Journal of Clinical and Diagnostic Research, ISSN - 0973 - 709X

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Original article / research
Table of Contents - Year : 2017 | Month : July | Volume : 11 | Issue : 7 | Page : GC01 - GC05

Connective Tissue Growth Factor Transgenic Mouse Develops Cardiac Hypertrophy, Lean Body Mass and Alopecia GC01-GC05

Edem Nuglozeh

Dr. Edem Nuglozeh,
Department of Biochemistry, University of Hail, P.O. Box 2400, Kingdom of Saudi Arabia.

Introduction: Connective Tissue Growth Factor (CTGF/CCN2) is one of the six members of cysteine-rich, heparin-binding proteins, secreted as modular protein and recognised to play a major function in cell processes such as adhesion, migration, proliferation and differentiation as well as chondrogenesis, skeletogenesis, angiogenesis and wound healing. The capacity of CTGF to interact with different growth factors lends an important role during early and late development, especially in the anterior region of the embryo. CTGF Knockout (KO) mice have several craniofacial defects and bone miss shaped due to an impairment of the vascular system development during chondrogenesis.

Aim: The aim of the study was to establish an association between multiple modular functions of CTGF and the phenotype and cardiovascular functions in transgenic mouse.

Materials and Methods: Bicistronic cassette was constructed using pIRES expressing vector (Clontech, Palo Alto, CA). The construct harbours mouse cDNA in tandem with LacZ cDNA as a reporter gene under the control of Cytomegalovirus (CMV) promoter. The plasmid was linearised with NotI restriction enzyme, and 50 ng of linearised plasmid was injected into mouse pronucleus for the chimaera production. Immunohistochemical methods were used to assess the colocalisation renin and CTGF as well as morphology and rheology of the cardiovascular system.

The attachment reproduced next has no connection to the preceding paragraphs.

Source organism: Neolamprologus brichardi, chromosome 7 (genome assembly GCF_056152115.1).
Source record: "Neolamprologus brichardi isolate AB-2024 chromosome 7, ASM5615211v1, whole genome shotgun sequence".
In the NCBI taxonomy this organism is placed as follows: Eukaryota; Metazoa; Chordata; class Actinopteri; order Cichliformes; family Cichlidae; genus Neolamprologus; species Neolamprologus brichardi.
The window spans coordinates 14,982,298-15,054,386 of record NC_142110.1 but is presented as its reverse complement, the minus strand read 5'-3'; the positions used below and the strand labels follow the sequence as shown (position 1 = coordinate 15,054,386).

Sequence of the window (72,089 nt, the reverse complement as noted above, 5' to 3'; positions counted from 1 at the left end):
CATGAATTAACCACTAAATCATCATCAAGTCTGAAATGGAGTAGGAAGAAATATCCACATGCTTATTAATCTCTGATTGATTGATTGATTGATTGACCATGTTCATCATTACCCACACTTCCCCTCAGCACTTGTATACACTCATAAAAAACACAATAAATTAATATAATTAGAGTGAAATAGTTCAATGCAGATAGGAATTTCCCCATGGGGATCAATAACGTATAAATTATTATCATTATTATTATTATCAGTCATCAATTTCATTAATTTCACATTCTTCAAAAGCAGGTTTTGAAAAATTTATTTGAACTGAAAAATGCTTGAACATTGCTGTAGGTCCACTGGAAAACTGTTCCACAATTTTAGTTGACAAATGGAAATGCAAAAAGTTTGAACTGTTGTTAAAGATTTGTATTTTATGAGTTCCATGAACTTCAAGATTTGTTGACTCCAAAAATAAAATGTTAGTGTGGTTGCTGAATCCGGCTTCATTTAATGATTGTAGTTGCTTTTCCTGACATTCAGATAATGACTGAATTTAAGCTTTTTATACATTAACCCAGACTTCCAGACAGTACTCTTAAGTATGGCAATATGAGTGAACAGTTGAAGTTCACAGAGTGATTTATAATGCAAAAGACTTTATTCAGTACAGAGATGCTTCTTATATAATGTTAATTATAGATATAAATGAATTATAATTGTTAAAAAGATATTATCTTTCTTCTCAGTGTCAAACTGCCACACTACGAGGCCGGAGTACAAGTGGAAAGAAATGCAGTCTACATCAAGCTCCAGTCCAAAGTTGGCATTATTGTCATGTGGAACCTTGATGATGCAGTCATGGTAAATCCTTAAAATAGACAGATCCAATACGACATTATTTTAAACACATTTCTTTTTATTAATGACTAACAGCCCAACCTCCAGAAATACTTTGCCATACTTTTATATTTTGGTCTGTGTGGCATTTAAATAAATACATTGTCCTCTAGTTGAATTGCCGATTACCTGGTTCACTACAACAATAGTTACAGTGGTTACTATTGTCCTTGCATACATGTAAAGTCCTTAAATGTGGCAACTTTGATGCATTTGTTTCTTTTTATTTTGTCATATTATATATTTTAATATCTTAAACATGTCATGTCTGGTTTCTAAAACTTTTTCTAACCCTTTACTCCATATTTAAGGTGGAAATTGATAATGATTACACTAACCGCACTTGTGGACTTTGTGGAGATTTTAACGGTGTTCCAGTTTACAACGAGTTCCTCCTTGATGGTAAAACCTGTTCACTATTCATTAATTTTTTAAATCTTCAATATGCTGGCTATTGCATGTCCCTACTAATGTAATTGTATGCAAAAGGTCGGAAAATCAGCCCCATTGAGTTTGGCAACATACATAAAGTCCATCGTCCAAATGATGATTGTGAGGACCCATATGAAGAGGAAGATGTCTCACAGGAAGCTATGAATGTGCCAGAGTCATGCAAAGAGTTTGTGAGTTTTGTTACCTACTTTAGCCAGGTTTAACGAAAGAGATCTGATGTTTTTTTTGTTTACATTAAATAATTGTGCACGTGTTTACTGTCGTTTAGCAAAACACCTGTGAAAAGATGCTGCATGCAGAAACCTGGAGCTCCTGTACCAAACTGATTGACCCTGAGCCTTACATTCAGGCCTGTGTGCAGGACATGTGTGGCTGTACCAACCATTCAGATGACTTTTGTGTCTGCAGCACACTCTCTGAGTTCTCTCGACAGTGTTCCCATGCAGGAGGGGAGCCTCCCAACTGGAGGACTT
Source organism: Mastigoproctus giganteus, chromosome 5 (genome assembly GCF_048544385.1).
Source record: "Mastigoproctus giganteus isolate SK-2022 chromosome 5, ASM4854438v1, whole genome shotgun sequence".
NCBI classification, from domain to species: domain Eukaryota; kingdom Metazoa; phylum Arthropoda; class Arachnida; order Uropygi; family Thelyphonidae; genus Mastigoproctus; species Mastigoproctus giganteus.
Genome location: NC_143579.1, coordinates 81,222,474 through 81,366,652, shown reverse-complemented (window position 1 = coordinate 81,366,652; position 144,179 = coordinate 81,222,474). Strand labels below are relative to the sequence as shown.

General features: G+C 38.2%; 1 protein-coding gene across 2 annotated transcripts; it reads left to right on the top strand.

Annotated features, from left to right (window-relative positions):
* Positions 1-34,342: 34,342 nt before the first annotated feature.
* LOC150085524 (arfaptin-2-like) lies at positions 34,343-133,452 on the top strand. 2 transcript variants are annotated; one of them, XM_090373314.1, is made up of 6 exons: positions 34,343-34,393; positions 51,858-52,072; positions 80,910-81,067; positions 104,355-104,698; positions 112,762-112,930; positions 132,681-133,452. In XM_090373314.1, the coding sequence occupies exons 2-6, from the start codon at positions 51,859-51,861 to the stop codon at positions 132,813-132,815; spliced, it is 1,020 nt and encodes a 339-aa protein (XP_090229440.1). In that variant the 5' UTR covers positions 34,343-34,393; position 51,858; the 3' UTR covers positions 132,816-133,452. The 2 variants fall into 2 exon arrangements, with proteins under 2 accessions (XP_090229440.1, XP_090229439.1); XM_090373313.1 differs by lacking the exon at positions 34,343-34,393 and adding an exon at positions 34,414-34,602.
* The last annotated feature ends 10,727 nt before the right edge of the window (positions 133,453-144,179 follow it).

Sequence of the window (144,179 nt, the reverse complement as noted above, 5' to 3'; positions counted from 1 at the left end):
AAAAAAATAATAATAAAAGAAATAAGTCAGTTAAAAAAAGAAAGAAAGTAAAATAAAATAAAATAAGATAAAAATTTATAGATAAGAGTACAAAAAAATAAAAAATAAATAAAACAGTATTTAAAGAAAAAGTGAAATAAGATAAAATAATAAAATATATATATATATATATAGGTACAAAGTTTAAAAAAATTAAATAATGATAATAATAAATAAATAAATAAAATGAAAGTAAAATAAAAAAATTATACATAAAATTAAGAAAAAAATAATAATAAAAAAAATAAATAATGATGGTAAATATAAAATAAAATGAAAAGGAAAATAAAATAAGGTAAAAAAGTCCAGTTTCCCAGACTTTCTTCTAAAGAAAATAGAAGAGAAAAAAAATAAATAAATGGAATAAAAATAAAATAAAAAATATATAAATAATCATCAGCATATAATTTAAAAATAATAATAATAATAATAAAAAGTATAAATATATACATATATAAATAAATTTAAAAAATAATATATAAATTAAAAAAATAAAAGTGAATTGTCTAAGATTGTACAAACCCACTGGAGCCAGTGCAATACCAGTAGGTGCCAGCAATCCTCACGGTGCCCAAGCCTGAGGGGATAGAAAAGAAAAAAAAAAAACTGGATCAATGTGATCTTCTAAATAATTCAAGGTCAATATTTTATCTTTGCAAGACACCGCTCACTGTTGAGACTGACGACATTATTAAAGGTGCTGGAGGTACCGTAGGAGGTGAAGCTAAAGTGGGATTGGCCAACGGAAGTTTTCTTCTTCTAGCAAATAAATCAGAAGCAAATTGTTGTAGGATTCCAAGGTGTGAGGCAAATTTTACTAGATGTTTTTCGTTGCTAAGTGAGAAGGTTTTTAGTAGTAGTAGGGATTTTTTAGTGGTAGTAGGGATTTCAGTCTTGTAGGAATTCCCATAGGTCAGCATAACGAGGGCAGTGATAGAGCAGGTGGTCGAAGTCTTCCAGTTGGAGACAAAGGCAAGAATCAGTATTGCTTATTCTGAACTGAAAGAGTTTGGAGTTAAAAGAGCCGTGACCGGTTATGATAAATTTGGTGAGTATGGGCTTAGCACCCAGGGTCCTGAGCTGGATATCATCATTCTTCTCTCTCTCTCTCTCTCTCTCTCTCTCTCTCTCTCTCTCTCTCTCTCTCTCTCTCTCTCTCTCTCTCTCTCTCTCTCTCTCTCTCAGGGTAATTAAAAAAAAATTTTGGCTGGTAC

Results: The chimeric mice were backcrossed against the wild-type C57BL/6 to generate hemizygous (F1) mouse. Most of the offsprings died as a result of respiratory distress and those that survived have low CTGF gene copy number, approximately 40 molecules per mouse genome. The copy number assessment on the dead pups showed 5103 molecules per mouse genome explaining the threshold of the gene in terms of toxicity. Interestingly, the result of this cross showed 85% of the progenies to be positive deviating from Mendelian first law. All F2 progenies died excluding the possibility of establishing the CTGF transgenic mouse line, situation that compelled us to work at the level of hemizygosity. The histological characterisation of left ventricle shows cardiac hypertrophy together with decrease in body mass and alopecia, this compared to the wild type. The immunohistochemical staining of aorta root showed hyperplasia with increased expression and colocalisation of renin and CTGF demonstrating that CTGF may be involved in vascular tone control.

Conclusion: Genetic engineering is a noble avenue to investigate the function of new or existing genes. Our data have shown that CTGF transgenic mouse has cardiac and aorta root hypertrophy and abnormal renin accumulation in aorta root as compared to the wild-type animals. The transgenic animals developed alopecia and lean body mass adding two new functions on pre-existing CTGF multiple functions.